On Wednesday, the World Health Organization (WHO) declared the COVID-19 outbreak a pandemic.
Simply put, a pandemic is a measure of the spread of a disease. When a new disease spreads over a vast geographical area covering several countries and continents, and most people do not have immunity against it, the outbreak is termed a pandemic. It implies a higher level of concern than an epidemic, which the US Centers of Disease and Control Prevention (CDC) defines as the spread of a disease in a localised area or country.
There is no fixed number of cases or deaths that determine when an outbreak becomes a pandemic. The Ebola virus, which killed thousands in West Africa, is an epidemic as it is yet to mark its presence on other continents. Other outbreaks caused by coronaviruses such as MERS (2012) and SARS (2002), which spread to 27 and 26 countries respectively, were not labelled pandemics because they were eventually contained.
A major example is the Spanish flu outbreak of 1918, which killed between 20-50 million. Cholera pandemics have been declared multiple times between 1817 and 1975. In 1968, an pandemic was declared for H3N2 that caused about a million deaths. The last pandemic declared by the WHO was in 2009, for H1N1.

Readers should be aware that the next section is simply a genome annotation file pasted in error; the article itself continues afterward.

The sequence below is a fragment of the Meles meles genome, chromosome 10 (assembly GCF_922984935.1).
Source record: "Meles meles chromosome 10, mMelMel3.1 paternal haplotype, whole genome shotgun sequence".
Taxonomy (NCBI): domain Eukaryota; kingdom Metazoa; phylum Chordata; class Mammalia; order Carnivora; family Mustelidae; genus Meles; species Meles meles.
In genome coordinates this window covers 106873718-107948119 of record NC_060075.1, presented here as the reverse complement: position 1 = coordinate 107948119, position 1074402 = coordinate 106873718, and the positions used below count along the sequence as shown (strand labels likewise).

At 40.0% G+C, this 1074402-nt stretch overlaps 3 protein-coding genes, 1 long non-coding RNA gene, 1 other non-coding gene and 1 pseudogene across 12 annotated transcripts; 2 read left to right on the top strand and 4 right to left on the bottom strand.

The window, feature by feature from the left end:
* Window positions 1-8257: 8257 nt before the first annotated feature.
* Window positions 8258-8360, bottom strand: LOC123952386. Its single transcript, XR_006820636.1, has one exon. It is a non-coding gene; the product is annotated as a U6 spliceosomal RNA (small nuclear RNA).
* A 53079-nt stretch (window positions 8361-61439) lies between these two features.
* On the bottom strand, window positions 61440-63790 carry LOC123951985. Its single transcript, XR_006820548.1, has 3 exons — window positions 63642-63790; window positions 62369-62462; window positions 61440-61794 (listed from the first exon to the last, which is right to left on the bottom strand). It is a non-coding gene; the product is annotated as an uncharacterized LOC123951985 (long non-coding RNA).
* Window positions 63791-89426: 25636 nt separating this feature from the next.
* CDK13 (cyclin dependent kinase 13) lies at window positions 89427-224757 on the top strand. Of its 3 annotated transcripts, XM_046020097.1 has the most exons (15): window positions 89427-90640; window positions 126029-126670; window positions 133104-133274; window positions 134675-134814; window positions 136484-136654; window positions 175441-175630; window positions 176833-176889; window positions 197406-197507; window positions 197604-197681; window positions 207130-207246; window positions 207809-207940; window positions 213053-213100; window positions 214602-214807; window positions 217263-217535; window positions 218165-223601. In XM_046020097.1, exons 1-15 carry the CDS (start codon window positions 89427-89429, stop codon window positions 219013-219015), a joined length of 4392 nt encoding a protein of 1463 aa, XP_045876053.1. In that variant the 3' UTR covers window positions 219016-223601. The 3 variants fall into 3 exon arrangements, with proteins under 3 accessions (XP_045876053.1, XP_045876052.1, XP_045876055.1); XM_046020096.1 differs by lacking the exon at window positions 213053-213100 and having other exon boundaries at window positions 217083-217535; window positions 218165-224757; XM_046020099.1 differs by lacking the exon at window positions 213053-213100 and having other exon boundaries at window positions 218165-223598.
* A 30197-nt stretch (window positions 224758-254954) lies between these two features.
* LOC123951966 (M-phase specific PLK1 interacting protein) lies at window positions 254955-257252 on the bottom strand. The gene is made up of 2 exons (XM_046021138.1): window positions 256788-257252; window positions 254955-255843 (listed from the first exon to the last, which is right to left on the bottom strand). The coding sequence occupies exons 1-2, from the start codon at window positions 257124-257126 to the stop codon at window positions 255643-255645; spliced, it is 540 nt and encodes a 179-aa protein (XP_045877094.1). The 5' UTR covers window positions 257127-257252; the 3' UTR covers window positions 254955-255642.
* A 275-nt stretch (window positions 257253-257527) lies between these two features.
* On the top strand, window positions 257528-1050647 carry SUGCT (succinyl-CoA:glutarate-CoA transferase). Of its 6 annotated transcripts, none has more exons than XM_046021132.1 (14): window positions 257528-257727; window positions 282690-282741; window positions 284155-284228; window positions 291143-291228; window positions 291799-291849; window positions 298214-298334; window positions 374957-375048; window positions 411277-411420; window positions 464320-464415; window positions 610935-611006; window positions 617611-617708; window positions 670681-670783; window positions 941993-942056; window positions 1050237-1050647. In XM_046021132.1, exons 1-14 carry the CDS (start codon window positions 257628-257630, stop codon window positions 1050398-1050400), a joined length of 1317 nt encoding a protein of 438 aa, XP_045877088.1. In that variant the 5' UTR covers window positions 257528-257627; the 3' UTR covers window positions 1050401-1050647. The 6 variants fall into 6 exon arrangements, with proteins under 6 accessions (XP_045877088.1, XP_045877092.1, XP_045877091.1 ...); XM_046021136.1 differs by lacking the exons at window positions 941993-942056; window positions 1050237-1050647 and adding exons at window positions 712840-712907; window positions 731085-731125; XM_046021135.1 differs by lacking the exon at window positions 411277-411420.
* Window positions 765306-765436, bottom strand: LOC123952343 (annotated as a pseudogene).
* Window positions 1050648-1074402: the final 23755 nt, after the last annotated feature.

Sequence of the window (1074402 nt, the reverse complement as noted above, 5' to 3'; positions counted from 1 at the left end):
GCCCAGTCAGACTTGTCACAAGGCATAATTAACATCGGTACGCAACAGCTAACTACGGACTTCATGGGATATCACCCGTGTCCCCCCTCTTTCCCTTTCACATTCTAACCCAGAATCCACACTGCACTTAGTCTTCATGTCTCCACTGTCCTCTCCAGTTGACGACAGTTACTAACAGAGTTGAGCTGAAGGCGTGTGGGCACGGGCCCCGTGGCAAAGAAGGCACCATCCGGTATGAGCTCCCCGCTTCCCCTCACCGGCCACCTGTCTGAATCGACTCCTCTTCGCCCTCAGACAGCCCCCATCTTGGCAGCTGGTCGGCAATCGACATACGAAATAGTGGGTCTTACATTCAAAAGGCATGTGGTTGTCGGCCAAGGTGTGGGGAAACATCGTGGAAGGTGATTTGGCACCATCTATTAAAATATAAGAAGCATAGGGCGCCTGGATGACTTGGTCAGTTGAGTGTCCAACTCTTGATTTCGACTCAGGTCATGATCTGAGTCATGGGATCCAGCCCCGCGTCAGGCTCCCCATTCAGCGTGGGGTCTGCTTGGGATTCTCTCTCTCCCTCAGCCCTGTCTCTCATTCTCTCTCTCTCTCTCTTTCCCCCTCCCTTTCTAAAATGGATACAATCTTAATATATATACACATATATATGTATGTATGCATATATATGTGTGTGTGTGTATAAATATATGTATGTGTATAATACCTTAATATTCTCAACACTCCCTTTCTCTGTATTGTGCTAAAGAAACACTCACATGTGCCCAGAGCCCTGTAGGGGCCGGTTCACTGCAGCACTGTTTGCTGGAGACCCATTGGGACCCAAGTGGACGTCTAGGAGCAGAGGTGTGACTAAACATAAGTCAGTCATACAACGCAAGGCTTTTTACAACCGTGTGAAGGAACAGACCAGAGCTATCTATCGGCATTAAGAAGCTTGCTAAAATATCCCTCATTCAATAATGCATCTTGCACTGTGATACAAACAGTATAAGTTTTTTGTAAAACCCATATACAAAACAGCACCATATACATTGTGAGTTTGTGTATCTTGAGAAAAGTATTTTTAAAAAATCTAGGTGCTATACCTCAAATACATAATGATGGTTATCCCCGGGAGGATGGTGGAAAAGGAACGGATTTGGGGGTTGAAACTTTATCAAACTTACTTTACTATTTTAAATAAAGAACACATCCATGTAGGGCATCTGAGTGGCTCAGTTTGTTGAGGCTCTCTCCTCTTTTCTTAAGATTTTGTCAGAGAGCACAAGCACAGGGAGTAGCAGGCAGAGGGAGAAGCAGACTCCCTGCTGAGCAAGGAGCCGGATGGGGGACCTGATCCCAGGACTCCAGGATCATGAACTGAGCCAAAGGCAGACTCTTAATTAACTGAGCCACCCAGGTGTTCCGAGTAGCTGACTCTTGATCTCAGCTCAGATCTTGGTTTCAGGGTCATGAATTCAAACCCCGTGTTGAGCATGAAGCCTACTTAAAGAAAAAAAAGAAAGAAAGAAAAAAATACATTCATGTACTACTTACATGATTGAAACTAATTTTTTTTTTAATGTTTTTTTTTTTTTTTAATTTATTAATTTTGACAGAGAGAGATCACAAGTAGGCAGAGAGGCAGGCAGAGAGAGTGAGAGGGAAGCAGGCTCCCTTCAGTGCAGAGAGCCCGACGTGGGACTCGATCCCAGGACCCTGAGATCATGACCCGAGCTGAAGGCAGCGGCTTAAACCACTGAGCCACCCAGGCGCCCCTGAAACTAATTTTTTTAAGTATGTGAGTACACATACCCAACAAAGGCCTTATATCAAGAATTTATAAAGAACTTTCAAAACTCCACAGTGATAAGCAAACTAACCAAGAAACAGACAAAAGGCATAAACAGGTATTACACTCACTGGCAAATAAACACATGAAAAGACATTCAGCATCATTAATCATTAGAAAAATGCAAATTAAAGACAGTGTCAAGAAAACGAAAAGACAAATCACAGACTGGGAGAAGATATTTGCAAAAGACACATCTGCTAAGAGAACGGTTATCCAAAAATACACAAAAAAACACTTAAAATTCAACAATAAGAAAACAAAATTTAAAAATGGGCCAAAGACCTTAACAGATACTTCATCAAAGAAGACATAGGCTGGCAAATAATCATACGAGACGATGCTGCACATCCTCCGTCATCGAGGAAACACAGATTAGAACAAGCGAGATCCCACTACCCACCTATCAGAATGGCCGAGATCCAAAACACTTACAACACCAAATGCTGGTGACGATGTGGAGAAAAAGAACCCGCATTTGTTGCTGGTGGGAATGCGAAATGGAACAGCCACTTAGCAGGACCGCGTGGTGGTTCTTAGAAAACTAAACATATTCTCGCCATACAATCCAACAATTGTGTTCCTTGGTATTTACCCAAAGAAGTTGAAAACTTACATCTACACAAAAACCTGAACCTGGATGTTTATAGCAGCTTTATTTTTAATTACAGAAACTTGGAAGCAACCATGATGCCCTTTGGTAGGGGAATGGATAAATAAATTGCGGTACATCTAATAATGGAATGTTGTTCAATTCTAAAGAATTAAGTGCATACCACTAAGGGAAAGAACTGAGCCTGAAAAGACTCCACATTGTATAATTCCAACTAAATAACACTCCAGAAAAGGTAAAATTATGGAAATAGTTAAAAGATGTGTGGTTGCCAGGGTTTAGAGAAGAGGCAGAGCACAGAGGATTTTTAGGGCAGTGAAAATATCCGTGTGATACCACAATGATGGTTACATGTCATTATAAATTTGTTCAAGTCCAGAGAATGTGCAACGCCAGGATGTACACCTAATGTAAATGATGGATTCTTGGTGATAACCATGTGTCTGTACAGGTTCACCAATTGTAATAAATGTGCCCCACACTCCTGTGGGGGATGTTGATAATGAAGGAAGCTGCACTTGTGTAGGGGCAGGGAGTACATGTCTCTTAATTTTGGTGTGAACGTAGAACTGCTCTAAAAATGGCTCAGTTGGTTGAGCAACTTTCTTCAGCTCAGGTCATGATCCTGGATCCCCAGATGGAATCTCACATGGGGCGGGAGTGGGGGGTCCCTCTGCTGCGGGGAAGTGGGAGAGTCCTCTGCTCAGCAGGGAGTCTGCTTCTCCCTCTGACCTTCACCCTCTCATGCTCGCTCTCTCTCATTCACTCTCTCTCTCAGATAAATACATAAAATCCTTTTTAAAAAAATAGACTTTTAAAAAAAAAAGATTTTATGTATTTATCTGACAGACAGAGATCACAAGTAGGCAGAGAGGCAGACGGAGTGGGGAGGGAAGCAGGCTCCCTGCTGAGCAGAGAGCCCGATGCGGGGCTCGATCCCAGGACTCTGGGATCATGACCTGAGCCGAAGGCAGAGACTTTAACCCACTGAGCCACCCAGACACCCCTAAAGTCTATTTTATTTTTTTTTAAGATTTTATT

China announced the outbreak on December 31 and declared a public health emergency on January 30. The WHO waited for 72 days before declaring it a pandemic. The outbreak was so far mostly limited to China, which has taken stringent countermeasures.
In the last two weeks, cases outside China increased thirteen-fold and countries infected have tripled. Italy, for instance, had 888 cases on February 29 which rose to 4,636 in a week. “We expect to see number of affected countries, number of cases and number of deaths go higher in coming days,” WHO director general Tedros Adhanom said.
“Describing the situation as pandemic does not change WHO’s assessment of the death risk posed by the virus, it does not change what WHO is doing, and it doesn’t change what countries do,” WHO said.
There is a view among many experts, however, that the categorisation as a pandemic can lead to more government attention. “The categorisation by WHO indicates the risk of disease for countries to take preventive measures. It will help improve funding by international organisations to combat coronavirus. In India, we are already doing all that is possible and more government funding is not needed at this point.” said Dr Balram Bhargava, director of Indian Council of Medical Research.